Saturday a few pieces of Caravaggio (maybe) were placed reverently on red velvet pillow in a crystal urn and carried to Porto Ercole on a tall ship in tribute to the final sea voyage that brought Caravaggio to Porto Ercole in 1610. Some fragments of his skull, a piece of femur, and part of the base of his spine were given a hero’s welcome by the crowd.
Some people, however, are less than gruntled at the spectacle and at the weak scholarship/shameless tourism-grubbing behind it.
“It’s a put-on that offends the intelligence of people,” said Vincenzo Pacelli, an art historian and scholar of Caravaggio’s final days, accusing the committee of perpetrating an urban legend.
Other critics suggested that as the Italian government seeks to exploit the economic potential of the country’s cultural resources, marketing is trumping serious study.
“In the 400th anniversary of Caravaggio’s death, this committee has concocted a compelling discovery thinking it will attract tourists,” said Tomaso Montanari, who teaches 17th-century art at the University of Naples. “It’s all very depressing.”
Since there was no solid DNA to compare, we really don’t know if it’s him. Then there’s the question of whether exhuming bones of dead luminaries is a worthy endeavor in the first place. After all, we still don’t quite know what killed him. Mr. Vincenti, the leader of the project, thinks Caravaggio died of lead poisoning from handling lead paints, the committee that ran the project pins it on sunstroke hammering his syphilis-weakened body.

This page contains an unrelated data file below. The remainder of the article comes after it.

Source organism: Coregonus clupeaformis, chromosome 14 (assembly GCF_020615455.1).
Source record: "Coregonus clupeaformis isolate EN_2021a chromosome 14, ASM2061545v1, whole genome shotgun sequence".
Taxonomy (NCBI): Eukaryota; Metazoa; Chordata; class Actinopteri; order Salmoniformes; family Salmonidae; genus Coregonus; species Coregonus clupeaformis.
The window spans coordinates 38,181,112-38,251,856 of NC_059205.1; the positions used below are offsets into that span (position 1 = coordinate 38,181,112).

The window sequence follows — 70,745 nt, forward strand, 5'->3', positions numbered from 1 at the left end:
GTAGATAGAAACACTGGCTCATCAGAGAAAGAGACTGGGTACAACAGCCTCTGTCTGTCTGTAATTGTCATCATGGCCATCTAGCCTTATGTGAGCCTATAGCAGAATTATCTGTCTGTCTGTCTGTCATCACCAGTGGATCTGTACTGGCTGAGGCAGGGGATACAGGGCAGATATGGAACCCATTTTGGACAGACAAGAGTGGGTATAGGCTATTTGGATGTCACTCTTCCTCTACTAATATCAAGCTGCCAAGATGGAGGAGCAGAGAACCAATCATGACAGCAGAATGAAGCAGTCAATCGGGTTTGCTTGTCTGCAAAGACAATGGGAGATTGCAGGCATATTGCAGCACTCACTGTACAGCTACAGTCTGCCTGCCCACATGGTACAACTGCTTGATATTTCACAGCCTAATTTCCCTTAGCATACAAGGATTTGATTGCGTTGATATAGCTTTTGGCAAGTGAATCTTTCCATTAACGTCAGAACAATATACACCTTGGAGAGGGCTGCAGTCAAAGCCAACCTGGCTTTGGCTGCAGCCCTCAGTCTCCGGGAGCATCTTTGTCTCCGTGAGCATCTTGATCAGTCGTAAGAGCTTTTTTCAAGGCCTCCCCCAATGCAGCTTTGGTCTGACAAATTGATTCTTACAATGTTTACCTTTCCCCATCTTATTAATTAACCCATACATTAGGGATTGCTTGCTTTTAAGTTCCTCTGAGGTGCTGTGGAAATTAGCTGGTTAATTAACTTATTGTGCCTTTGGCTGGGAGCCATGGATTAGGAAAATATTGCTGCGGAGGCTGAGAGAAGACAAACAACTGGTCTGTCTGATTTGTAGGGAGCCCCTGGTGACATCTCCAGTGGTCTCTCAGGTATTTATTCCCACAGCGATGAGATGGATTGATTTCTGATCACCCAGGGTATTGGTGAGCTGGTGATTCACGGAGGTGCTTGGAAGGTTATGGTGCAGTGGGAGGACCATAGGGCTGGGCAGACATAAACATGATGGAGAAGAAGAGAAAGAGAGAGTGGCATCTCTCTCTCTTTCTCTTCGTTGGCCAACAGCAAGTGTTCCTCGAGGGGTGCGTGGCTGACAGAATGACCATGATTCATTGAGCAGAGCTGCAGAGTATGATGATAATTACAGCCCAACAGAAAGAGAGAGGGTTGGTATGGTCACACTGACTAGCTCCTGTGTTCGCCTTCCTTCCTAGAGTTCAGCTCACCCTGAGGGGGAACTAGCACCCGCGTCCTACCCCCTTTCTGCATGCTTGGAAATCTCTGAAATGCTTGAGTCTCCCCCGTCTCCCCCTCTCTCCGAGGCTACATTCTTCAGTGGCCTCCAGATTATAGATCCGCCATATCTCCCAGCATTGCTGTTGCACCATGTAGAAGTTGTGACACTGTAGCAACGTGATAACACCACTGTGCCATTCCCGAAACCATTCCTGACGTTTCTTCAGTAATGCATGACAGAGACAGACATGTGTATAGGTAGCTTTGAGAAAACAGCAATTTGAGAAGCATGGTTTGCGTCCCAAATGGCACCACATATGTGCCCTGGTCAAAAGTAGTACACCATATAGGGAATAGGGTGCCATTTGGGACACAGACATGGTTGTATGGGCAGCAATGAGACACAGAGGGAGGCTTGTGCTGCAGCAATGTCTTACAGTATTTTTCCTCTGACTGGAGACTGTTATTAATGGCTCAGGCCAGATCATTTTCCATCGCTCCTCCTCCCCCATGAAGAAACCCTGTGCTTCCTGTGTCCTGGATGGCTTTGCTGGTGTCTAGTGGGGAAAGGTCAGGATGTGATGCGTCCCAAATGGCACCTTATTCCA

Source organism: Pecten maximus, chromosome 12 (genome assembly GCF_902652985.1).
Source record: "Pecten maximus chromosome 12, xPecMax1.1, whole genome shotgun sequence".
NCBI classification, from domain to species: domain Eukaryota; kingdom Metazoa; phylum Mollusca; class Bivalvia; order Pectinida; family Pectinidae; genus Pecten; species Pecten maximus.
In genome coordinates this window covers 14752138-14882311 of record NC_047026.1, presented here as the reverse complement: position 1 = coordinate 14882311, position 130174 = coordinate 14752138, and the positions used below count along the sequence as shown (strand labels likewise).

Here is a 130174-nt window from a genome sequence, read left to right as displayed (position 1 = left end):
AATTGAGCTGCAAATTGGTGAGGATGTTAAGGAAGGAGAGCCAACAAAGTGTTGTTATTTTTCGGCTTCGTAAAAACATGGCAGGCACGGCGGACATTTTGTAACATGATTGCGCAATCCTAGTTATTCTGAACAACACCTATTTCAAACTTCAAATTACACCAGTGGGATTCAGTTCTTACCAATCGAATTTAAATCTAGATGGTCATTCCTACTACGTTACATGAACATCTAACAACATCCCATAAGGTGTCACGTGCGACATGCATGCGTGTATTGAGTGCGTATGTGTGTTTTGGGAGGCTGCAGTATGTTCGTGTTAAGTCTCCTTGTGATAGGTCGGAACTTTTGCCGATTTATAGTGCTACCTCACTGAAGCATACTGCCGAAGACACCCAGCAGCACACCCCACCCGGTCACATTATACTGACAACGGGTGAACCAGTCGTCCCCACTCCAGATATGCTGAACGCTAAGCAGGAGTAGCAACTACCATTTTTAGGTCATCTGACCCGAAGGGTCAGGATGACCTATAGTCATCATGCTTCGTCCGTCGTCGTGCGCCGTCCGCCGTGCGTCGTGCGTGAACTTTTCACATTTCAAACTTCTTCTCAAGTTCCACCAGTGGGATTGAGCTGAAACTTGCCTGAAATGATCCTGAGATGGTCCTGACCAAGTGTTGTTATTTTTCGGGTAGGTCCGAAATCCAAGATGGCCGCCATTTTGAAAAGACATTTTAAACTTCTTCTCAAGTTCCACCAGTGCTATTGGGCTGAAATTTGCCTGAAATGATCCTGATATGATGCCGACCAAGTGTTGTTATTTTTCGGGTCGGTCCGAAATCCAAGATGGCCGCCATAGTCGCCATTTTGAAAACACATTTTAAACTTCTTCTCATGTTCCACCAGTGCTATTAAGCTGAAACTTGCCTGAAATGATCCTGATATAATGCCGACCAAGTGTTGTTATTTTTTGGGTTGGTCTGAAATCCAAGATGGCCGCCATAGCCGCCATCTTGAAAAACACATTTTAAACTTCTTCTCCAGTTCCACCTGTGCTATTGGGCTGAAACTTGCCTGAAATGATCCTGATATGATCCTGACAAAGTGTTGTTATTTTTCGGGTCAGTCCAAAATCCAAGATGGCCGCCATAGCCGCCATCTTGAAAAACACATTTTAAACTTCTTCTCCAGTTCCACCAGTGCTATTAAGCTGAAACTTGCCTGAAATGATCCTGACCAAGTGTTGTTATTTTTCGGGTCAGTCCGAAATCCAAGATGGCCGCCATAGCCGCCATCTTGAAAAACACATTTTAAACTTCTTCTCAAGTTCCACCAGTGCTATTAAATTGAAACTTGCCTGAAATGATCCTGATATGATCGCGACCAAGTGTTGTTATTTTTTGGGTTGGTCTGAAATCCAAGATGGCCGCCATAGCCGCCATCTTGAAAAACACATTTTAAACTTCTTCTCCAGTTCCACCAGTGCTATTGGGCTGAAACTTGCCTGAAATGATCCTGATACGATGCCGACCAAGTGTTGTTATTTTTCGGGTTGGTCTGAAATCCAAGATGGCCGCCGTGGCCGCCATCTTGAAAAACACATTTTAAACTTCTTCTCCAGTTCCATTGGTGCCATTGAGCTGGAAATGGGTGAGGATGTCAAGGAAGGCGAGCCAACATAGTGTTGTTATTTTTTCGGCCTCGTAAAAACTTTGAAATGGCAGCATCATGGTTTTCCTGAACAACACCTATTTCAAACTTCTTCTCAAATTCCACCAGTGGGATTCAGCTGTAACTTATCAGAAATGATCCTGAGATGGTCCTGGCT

Vincenti doesn’t bother to deny the drama is good business for the area. Quite the opposite, in fact.
Mr. Vinceti did not seem to be arguing on Saturday when he said: “It doesn’t end here, Tuscany and Lombardy are about to launch a cultural tourism initiative so that Caravaggio lovers can come to Italy and revisit the places where he lived. We need to promote the great wealth that Italy has in its art and culture.”
Hey, we all gotta make a living, amirite?